I'm trying to combine two features of vim, but it doesn't seem to be possible.
The first feature is invoking vim with a single-dash argument, which causes vim to read stdin and use the resulting text as the contents of the initial scratch buffer. (Fun fact: vim then uses stderr to attach to the terminal.) For example:
printf 'a\xC0b'| vim -;
The above will cause the initial buffer to have contents
'fileencoding' set to latin1.
The second feature is forcing vim to interpret a file's text in a character encoding different from what vim's autodetection algorithm would settle on. This can be done by running
:e ++enc=X where
X is the desired encoding. Irrelevantly, I'm also interested in using the
++bad=keep edit option to specify handling of encoding-invalid bytes. So, for example, running
:e ++enc=utf-8 ++bad=keep will cause vim to reload the current file assuming its contents comprise UTF-8 text, and keeping bytes that are invalid UTF-8 in the buffer (as opposed to stripping them or replacing them with a valid character, the latter being vim's default).
The problem is that the
:e command only works on unmodified non-scratch buffers, since it reloads the entire file from disk. The modification state is not the critical roadblock here, since I could easily
:setlocal nomod, but I don't see any way around the scratchness problem. The
:e command simply cannot be used in a scratch buffer, since there's no disk file to reload.
Based on my thinking, when loading a file at startup by specifying it as an argument on the shell command-line, I really think there should be some way of communicating to vim how it should interpret the file's text before it loads it the first time, since there's no point in letting vim autodetect an incorrect encoding and then fixing it up after-the-fact by reloading the entire file with an
:e command. I think this should apply whether you're reading from stdin or loading one or more disk files at startup, but obviously it's more of a problem for the stdin case, since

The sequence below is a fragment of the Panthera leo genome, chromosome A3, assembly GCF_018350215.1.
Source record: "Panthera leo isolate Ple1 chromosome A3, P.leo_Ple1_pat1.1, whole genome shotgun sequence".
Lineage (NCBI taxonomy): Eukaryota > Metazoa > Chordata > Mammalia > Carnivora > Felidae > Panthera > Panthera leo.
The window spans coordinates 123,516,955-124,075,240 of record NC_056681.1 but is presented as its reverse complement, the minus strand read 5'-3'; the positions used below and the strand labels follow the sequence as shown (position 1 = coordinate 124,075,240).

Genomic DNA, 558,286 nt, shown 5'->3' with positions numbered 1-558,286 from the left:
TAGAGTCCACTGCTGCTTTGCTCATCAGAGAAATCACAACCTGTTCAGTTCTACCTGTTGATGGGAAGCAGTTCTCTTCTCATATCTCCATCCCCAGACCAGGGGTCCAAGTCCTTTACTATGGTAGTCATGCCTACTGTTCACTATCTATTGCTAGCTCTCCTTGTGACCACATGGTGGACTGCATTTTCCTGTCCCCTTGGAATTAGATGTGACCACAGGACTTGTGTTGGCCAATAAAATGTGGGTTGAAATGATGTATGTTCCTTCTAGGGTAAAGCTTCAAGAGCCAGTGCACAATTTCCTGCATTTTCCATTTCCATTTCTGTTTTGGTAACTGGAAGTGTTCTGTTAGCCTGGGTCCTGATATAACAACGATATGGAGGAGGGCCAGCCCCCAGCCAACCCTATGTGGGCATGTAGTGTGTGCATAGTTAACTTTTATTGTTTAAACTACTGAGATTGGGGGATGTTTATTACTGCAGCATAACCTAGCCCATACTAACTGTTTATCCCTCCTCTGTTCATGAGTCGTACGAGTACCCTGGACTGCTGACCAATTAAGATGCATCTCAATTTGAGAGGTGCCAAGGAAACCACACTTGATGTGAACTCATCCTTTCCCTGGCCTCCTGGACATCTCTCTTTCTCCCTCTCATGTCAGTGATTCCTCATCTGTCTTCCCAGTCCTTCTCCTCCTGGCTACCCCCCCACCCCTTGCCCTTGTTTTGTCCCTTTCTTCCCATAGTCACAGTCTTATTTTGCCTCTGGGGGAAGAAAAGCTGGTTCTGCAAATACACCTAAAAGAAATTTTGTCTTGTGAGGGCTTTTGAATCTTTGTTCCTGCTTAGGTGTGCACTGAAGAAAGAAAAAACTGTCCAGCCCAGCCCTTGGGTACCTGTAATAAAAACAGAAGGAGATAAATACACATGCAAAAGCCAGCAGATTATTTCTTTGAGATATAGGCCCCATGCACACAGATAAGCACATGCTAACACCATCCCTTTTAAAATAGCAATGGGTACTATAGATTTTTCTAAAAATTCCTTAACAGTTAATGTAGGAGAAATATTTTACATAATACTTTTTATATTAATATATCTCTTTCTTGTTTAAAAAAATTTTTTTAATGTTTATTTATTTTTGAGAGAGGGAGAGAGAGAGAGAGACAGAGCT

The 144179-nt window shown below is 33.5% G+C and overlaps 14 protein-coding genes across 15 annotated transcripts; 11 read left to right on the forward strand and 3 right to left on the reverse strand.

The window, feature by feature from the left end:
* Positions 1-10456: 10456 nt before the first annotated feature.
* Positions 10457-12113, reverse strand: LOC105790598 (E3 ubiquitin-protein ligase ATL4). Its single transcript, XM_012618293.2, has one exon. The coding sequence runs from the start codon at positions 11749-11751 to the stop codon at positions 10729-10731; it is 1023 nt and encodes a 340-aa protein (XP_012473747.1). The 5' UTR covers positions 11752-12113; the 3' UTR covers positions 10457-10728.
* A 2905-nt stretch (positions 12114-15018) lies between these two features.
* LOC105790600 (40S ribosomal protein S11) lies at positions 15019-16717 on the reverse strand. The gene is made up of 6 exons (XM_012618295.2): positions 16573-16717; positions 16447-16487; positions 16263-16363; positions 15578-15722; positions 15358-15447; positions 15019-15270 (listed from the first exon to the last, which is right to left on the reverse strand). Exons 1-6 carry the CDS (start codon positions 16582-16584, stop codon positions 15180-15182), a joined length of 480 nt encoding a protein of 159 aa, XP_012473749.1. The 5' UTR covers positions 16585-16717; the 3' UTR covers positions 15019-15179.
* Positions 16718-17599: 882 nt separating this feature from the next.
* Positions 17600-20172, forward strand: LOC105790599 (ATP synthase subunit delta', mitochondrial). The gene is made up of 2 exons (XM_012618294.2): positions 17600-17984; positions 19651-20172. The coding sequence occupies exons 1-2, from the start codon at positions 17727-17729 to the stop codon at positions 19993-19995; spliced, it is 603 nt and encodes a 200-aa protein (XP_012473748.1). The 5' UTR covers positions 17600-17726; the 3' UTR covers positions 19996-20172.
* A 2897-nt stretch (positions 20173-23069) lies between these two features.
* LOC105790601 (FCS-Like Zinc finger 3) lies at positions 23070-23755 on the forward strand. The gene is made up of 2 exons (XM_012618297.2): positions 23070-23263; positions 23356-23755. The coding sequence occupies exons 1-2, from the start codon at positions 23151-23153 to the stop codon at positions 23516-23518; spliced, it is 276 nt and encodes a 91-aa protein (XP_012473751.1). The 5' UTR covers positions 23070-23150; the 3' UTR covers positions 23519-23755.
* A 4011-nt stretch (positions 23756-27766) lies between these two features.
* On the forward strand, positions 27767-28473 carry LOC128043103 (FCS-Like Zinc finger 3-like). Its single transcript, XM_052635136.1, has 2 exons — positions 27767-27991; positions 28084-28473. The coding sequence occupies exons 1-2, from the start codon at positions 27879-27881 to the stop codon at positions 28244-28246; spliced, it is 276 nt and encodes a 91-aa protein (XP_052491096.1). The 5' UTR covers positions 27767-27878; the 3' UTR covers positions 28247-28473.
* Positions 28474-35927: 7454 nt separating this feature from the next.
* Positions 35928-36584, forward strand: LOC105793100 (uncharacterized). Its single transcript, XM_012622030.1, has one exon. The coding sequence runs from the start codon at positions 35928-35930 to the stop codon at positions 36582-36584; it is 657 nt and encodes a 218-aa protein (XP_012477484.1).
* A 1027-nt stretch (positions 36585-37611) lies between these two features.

:e can't work for a scratch buffer, as I described a moment ago.
Here are some things I've tried, knowing they wouldn't work:
printf 'a\xC0b'| vim - ++enc=utf-8 ++bad=keep; ## E492: Not an editor command: +enc=utf-8
printf 'a\xC0b'| vim - -c 'e ++enc=utf-8 ++bad=keep'; ## E37: No write since last change
printf 'a\xC0b'| vim - -c 'e! ++enc=utf-8 ++bad=keep'; ## E32: No file name
printf 'a\xC0b'| vim - -c 'setlocal nomod| e ++enc=utf-8 ++bad=keep'; ## E32: No file name
I've thought of one indirect solution, but it's not as convenient as a direct solution would be.
Basically, instead of running the text-generation command in the shell and piping it to vim, I'll run the text-generation command from vim and read its output into a readymade scratch buffer using
:r, which fortunately supports the same
++opt interpretation options as
:e. Something like this:
:r ++enc=utf-8 ++bad=keep !printf 'a\xC0b';
Vim displays the resulting UTF-8 buffer as
This works, but it's just not as convenient as it could be. I reiterate my earlier point that there should be some way of specifying the initial encoding interpretation at startup, whether reading from stdin or from a disk file. I'm not aware of such a mechanism, but I'm holding out an ounce of hope that a more knowledgeable vim user will know of a way to do this.